The only thing a judge could do if they ran out of provisional ballots was to ask voters to wait until they were resupplied by the EA if they wanted to vote. And if people were in line by 8 p.m. under that order, that location had to stay open until each voter in line voted.

So, during the extended hours, guess what happened! Paper ballot deliveries started being reported: 3,000 at one location, 4,000 at another location, and 2,000 at a third.

Judges would say, “I don’t need all this, but four other locations nearby do. Are you going there too?”

One driver said, “I only have four stops on my list. My next stop is 20 miles away.” This was happening after 7 p.m. One location reported his long-awaited ballot paper request, one he had begun calling about at lunchtime, was fulfilled at 7:45.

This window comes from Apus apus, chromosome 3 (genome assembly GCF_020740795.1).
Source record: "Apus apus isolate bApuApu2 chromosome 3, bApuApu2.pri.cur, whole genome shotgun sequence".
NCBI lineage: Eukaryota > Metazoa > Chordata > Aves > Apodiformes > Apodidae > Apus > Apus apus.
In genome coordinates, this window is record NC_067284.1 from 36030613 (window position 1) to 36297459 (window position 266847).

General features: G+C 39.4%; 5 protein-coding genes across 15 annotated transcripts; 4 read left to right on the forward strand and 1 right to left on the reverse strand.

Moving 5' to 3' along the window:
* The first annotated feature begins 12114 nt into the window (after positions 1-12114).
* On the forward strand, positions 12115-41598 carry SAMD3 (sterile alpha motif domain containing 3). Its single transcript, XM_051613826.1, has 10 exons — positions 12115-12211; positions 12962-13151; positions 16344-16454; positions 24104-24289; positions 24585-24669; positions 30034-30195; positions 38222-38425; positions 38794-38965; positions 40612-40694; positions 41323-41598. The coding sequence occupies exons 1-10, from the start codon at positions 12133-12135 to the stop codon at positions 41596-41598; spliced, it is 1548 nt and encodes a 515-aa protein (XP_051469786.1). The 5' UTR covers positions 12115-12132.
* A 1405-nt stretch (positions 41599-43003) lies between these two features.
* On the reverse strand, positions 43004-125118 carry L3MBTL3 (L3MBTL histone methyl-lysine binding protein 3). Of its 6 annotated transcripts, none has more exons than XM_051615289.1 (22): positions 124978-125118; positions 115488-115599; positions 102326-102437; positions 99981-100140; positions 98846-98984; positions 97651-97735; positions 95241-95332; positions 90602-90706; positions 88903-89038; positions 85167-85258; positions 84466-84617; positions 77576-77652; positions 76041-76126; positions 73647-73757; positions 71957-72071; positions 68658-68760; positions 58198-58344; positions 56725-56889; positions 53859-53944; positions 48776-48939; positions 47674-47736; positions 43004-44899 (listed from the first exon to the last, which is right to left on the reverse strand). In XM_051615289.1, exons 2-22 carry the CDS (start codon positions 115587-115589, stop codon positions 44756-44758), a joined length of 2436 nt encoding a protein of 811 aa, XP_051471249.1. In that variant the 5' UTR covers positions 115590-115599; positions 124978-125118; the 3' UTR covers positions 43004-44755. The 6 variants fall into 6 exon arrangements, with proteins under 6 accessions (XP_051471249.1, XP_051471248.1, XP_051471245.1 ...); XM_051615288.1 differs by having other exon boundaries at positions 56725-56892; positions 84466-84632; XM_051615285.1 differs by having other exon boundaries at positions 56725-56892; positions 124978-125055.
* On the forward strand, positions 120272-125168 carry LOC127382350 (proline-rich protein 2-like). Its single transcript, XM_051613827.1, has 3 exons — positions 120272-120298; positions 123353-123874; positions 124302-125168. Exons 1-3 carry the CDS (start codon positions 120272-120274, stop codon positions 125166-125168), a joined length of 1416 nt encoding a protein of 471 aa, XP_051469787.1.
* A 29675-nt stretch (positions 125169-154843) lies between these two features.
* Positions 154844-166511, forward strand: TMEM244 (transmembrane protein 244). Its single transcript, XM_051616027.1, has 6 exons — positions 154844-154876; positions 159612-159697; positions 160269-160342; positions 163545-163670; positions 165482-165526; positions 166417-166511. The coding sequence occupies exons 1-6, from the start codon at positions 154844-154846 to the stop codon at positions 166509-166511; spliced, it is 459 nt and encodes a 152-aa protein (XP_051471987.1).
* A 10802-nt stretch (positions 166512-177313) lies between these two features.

Another judge received his ballot paper at 9:05. Only four voters were in line at that point. By that time, the EA knew that the order to keep the polls open had been stayed by the Texas Supreme Court.

There are so many more incidents highlighting the countless failures of the EA’s office. I went back and looked at some of my tweets in the spring about Isabel Longoria and how bad she was at this job.

I had no concept of just how much worse it could get.

This was the first large federal election using the new voting machines. The EA’s office has been working with these machines since May of 2021. All of the problems with the system that they have known about since then should have been solved long ago.

The technical issues with the machines themselves could be due to a lack of maintenance or improper care and calibration. Some reporter should start trying to find out how these machines are maintained and tested.